MySQL Schema Inspector Reporting Wrong Row Counts

SQL Commands on ASPIsFun

When you use reports in MySQL, you expect them to be accurate. Let’s take, for example, the MySQL Schema Inspector. When you use the schema inspector, you point it at a schema. It gives you all sorts of useful information about that schema. A report I find quite helpful when comparing schemas against each other is the table report. This shows, in a grid, the tablenames, engine, version, row format, rows, and so on. You can see at a glance if the tables all match up between schemas.

However, the MySQL schema inspector reports the wrong row counts. It can appear that rows are either missing or extra.

So then you run some SQL commands to look for which rows might be extra in one table or the other. You compare user IDs or whatever else you can. But the reports show that nothing is extra in one table or the other. They seem similar.

So then you run actual count(*) commands manually on each table.

THE TABLES MATCH EXACTLY. Even more strange, that exact number of rows in the two tables does not match EITHER schema report for that table.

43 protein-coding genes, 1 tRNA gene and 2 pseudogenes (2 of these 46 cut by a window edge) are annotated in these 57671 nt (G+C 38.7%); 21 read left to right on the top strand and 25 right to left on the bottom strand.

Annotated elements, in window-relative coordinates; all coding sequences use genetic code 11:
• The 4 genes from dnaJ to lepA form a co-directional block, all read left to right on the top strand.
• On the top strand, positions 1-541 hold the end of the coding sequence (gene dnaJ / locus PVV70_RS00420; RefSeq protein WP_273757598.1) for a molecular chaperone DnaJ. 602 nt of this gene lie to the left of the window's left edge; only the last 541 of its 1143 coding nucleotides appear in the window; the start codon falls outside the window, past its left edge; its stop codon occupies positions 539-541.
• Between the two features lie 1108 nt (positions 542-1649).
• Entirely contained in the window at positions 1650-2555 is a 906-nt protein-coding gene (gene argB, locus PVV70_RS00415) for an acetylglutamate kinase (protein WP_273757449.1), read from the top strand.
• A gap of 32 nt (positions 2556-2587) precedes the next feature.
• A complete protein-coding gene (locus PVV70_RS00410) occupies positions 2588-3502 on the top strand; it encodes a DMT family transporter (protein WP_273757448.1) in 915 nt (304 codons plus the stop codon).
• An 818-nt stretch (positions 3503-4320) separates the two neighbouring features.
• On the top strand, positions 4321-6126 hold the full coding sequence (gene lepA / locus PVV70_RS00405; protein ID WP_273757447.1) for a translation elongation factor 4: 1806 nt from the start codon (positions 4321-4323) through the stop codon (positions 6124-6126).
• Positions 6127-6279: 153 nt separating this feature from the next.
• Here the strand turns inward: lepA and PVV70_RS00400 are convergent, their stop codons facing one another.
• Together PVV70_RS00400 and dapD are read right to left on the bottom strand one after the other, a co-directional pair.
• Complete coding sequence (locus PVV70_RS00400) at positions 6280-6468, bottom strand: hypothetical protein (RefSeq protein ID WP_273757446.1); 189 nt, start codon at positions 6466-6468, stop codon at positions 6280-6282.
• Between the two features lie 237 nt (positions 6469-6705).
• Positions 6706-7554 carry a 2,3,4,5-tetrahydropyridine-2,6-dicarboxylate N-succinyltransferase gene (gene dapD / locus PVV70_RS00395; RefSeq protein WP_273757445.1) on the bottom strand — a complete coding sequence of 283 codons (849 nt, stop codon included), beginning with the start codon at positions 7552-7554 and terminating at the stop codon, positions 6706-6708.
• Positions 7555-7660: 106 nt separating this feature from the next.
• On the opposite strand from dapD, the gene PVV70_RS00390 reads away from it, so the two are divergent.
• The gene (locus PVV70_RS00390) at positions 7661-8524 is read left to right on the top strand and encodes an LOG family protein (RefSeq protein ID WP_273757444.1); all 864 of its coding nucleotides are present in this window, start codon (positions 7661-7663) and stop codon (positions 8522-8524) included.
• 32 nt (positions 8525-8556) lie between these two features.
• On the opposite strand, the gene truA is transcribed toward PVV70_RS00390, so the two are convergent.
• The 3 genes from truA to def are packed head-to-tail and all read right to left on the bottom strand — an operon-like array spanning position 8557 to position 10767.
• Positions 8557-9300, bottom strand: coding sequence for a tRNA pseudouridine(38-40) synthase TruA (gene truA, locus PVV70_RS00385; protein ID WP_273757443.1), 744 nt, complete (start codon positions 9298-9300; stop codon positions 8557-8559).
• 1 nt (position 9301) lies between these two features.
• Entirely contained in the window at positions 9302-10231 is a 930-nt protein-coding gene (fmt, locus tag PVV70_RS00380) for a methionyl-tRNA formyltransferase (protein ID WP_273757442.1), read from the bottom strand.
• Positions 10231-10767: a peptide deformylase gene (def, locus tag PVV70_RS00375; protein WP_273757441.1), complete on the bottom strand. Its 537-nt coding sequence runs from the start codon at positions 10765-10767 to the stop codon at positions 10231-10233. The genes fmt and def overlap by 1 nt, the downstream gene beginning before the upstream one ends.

It turns out that the Schema Inspector value for an InnoDB table IS JUST AN ESTIMATE.

What?? The table is right there. You’re using a schema inspector against it. Surely it can tell you how many rows are there? And, sure, if the table is actively being used, it might not be able to count to account for rows in the process of being added and deleted. That makes sense.

But I’m talking about static rows here. Rows in a table which hasn’t been modified in months. The schema inspector can’t even get that table’s row count correct.

This can cause all sorts of trouble if you’re relying on the schema inspector to compare two schemas. In essence, you can’t rely on it at all. You have to manually run counts, table by table, to see if both have the same number of rows.

A royal pain, when you have a tool which supposedly does that task right in front of your eyes.

So be aware, if you use the Schema Inspector in MySQL, of this fairly serious limitation. My advice is to not even bother. Just start plunking away with your count(*) scripts and see for yourself the rows in the tables. It takes longer, but it gives you accurate results.

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